Post-free agency win totals are out. What’s the one over or under you feel best about picking right now?

Bowen: Colts over 9.5 wins. Indy gets some early-season tests with the Chargers in the opener and the Chiefs in Week 5. But I see an extremely well coached team here that also took a very smart and calculated approach to free agency, re-signing key veterans while adding some new pieces who can make an immediate impact. Plus, with nine picks in the 2019 draft, general manager Chris Ballard can continue to build-out his roster. I see the Colts taking the AFC South again.

Clay: Cowboys over 8.5 wins. Dallas has reached the nine-win mark each of the past three seasons and four of the past five. The defending NFC East champions improved the roster during the offseason, adding Robert Quinn, Jason Witten and Randall Cobb. All-Pro Travis Frederick is also expected back.



Ryan Clark makes his predictions for the Rams’ 2019 schedule, including a loss to the Browns in Week 3.

Joyner: Browns under 9 wins. Cleveland’s schedule strongly suggests that nine wins should be considered the high side of their win total projection.

Kimes: Packers over 9 wins. After a disappointing 2018 campaign, the Packers have a relatively easy schedule compared to their division rivals, a new-look defense, and, hopefully, a healthy Aaron Rodgers.

Sando: Seahawks over 8.5 wins. Seattle should hit this for the eighth consecutive season with Pete Carroll and Russell Wilson together.

Seifert: Browns under 9 wins. I reserve the right to change my mind, but while the Browns have made big personnel strides during the past year, external excitement far outpaces reality. Four prime-time games only adds to the pressure that coach Freddie Kitchens already faces. There is a big mix of personalities on this roster, and public scrutiny will be higher than at any point since the Browns returned to Cleveland.

Yates: Seahawks over 8.5 wins. This team will be more talented than the one last season that reached 10 wins and the playoffs. The health of key contributors such as linebacker K.J. Wright and, hopefully, wide receiver Doug Baldwin, gives me faith that this Seattle team will reach 10 wins again.

Bonus! What’s your early Super Bowl pick?

Bowen: Chiefs over Bears. After the Chiefs hired Steve Spagnuolo as their new defensive coordinator, I’m flipping from my pick of the Chargers earlier this offseason. With Spags running that side of the ball, look for Kansas City to have a much improved defensive unit to pair with Patrick Mahomes and that explosive play offense. Give me the Chiefs as the Super Bowl champions over a Bears team that makes it to the final dance because of their top-tier defense and noticeable development from Mitchell Trubisky in his second season under Matt Nagy.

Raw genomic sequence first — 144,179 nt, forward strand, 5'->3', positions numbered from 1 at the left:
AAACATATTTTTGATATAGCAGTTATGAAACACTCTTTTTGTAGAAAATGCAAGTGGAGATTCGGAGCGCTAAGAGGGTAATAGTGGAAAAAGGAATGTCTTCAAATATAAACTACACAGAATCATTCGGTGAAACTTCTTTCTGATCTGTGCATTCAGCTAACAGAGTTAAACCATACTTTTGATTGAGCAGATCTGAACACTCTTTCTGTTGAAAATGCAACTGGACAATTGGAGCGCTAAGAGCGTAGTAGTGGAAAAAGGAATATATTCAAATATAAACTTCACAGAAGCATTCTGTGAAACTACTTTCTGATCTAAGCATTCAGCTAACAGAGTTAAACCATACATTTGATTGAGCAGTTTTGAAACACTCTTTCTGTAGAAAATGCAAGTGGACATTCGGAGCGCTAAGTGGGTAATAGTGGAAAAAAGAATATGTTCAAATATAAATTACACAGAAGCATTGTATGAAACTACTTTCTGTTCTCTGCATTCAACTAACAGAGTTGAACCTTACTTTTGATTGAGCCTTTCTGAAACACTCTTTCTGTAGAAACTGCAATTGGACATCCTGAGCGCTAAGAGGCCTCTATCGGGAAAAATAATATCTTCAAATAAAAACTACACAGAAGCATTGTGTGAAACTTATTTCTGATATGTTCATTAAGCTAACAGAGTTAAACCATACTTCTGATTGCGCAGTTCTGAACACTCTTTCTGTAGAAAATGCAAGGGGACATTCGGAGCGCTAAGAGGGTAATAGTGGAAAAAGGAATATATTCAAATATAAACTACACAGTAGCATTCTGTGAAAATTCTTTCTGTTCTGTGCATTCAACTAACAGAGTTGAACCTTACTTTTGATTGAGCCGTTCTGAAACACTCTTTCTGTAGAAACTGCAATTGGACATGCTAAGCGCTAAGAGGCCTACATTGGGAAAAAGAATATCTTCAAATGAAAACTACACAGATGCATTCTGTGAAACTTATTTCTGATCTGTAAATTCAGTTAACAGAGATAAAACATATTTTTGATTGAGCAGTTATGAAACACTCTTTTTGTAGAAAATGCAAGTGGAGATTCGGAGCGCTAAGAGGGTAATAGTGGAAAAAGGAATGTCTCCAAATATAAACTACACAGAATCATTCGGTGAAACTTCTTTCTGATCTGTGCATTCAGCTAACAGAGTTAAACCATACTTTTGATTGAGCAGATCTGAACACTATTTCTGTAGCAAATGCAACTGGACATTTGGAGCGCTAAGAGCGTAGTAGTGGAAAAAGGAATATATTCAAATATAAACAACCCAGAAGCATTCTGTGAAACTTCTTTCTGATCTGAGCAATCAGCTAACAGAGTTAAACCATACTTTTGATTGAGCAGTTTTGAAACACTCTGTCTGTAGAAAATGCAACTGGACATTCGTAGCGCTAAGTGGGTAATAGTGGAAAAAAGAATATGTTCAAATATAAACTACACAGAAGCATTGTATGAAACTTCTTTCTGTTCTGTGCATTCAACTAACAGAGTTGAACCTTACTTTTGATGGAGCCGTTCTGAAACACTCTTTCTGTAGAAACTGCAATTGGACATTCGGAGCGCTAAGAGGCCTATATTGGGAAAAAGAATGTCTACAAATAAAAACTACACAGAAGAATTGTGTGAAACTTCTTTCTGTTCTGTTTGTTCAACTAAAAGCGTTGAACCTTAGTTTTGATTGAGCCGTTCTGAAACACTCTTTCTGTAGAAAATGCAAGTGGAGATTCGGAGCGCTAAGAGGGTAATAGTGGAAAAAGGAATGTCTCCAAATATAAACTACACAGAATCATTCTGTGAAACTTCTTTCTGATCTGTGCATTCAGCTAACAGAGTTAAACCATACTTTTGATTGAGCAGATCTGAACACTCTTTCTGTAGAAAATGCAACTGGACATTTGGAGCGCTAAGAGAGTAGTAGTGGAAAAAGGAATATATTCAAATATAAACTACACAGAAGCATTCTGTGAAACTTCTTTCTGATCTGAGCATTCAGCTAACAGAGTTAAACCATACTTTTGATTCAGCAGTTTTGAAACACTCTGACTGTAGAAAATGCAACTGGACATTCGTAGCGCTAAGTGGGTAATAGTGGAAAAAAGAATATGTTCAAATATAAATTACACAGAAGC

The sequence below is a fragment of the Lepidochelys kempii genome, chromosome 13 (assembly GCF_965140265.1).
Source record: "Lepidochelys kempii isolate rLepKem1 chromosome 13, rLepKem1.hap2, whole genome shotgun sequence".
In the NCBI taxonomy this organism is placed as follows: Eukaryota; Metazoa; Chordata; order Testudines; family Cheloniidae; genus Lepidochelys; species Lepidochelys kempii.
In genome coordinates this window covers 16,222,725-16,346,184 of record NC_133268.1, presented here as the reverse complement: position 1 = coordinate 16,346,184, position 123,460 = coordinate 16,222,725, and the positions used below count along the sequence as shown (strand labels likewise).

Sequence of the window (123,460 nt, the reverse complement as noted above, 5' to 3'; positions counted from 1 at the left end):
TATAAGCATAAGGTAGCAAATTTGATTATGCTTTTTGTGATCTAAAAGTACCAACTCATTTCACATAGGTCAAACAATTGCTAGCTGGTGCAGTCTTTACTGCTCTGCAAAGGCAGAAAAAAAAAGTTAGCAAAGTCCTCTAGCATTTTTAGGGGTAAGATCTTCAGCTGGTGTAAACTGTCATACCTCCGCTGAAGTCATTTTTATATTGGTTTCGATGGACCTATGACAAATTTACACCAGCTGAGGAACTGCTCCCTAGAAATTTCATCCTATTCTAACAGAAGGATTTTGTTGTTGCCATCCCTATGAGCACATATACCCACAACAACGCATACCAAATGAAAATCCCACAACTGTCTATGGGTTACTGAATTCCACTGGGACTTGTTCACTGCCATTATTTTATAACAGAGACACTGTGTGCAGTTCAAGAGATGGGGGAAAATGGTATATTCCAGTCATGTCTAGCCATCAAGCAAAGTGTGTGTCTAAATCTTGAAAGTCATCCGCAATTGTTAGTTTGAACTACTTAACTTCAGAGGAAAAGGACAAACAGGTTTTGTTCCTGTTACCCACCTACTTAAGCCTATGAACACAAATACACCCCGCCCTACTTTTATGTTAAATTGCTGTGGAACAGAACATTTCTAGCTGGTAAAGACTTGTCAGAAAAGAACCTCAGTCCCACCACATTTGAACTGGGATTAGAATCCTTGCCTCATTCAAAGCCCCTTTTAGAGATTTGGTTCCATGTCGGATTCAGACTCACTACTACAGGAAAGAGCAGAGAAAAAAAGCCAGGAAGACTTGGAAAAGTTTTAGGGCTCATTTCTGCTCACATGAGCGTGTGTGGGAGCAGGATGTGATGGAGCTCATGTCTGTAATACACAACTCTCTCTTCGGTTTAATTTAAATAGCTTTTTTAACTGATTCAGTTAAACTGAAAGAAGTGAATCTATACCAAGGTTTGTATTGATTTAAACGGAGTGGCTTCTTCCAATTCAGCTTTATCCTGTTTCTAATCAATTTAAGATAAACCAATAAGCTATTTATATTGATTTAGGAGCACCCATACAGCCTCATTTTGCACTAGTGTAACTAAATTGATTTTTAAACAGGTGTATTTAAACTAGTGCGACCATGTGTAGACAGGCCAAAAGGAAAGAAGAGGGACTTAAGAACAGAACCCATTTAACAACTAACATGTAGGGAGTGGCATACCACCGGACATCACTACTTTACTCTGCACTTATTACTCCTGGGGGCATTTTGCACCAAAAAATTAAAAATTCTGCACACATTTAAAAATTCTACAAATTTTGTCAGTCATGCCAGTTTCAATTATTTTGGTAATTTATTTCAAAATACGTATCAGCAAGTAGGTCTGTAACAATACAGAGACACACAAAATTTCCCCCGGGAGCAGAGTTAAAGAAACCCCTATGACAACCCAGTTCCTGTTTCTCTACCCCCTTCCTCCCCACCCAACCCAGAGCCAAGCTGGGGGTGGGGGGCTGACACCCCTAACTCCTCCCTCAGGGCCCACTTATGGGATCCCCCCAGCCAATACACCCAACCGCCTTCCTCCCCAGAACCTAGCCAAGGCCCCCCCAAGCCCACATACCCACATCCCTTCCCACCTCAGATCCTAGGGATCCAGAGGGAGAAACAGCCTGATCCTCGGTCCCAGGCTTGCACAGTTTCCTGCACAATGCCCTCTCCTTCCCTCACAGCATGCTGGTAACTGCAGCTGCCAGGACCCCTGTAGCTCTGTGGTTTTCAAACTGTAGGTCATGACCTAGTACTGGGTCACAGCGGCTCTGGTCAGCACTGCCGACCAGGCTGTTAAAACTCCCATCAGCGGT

Clay: Saints over Patriots . The Saints were a sky judge overrule away from a Super Bowl appearance last season and improved what was already an outstanding roster during the offseason. They’re arguably the league’s best team on paper. Bill Belichick and Tom Brady return to the Super Bowl for the fourth-consecutive season, but they dynamic duo falls short to MVP Drew Brees this time around.

Joyner: Chiefs over Eagles. The hiring of Steve Spagnuolo should reduce the number of shootout games Kansas City gets into and result in an AFC title for the Chiefs. The Eagles have the most complete team in the NFC as long as Carson Wentz stays healthy.

Kimes: Saints over Patriots. I was tempted to pick the Packers because I like the moves they’ve made this offseason and I think we’ll see a return to form for Rodgers, but the Saints roster is too complete to pick against. In the AFC, I believe Mahomes will continue to shine, but I don’t think the Chiefs defense improved enough to challenge New England.

Sando: Chiefs over Vikings. Kansas City is an easier pick than the Patriots in the AFC at this point, simply because New England is in the early stages of completing its defensive staff and filling out its roster. Minnesota should have a top-five defense, with an offense that should benefit from continuity and more under-center concepts on early downs.

Seifert: Saints over Chiefs. But for a few controversial officiating calls, and a quirky overtime rule, this could have been the Super Bowl LIII matchup. The Saints have been knocking at the door the past few years and have as many pieces in place as they ever had. And you can count on Chiefs coach Andy Reid opening the season with a host of adjustments to counter opposing defenses that spent the offseason trying to stop quarterback Mahomes.

Yates: Patriots over Saints. The Saints return what is one of the league’s most balanced rosters and presuming they can find a boost to complement Mike Thomas in the receiving group, should continue to be explosive offensively. While the Patriots need to continue to beef up their offensive skill group, the team is stacked on defense with what could be the best secondary in the league. 40-plus year old quarterbacks rule.